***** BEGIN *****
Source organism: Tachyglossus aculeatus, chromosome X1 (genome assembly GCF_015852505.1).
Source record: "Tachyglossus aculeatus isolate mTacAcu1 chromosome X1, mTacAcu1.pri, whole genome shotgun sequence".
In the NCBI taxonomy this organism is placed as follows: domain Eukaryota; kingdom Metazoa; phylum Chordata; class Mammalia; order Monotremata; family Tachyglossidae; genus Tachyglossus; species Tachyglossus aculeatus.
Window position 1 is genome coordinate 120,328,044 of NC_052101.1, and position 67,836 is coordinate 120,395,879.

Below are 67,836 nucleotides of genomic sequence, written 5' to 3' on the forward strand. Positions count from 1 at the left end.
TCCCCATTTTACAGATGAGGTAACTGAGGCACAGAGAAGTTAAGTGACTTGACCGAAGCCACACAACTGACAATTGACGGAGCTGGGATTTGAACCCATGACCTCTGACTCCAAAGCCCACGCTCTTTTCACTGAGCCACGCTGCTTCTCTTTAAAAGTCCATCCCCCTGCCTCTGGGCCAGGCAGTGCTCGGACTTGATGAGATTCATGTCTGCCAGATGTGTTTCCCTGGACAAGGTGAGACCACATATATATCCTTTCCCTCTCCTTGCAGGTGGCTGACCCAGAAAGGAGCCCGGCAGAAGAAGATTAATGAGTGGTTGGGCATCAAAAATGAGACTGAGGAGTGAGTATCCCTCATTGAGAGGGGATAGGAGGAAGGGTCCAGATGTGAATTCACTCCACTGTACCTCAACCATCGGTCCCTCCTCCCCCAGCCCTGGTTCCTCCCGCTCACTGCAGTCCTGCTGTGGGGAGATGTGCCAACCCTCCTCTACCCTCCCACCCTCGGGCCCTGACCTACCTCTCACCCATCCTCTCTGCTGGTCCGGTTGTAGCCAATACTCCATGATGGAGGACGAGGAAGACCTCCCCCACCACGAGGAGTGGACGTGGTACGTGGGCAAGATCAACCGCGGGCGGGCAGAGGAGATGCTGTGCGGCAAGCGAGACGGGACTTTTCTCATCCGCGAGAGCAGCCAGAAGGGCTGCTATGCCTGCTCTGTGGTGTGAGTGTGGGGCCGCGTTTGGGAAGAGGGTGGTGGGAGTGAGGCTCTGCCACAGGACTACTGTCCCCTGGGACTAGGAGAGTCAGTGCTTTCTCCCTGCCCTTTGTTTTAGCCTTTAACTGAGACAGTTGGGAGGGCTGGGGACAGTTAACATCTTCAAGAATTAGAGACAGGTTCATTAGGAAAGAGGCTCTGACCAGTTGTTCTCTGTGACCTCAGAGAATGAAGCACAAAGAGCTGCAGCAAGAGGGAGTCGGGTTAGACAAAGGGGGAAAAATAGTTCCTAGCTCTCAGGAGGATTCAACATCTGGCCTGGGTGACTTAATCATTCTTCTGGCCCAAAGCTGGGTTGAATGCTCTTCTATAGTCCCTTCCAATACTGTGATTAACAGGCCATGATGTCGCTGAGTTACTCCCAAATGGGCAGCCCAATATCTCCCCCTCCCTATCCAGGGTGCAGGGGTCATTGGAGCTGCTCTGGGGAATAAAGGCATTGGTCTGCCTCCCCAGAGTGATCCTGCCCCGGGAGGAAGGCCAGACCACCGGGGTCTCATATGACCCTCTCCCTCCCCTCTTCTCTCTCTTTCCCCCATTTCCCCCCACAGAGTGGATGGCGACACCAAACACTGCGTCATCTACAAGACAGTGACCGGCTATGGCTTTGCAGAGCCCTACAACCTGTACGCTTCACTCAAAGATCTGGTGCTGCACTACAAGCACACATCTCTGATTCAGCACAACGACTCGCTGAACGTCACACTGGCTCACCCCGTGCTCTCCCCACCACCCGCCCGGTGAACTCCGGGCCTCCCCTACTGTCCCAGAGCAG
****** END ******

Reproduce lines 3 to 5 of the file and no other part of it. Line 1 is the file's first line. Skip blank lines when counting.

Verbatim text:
In the NCBI taxonomy this organism is placed as follows: domain Eukaryota; kingdom Metazoa; phylum Chordata; class Mammalia; order Monotremata; family Tachyglossidae; genus Tachyglossus; species Tachyglossus aculeatus.
Window position 1 is genome coordinate 120,328,044 of NC_052101.1, and position 67,836 is coordinate 120,395,879.

Below are 67,836 nucleotides of genomic sequence, written 5' to 3' on the forward strand. Positions count from 1 at the left end.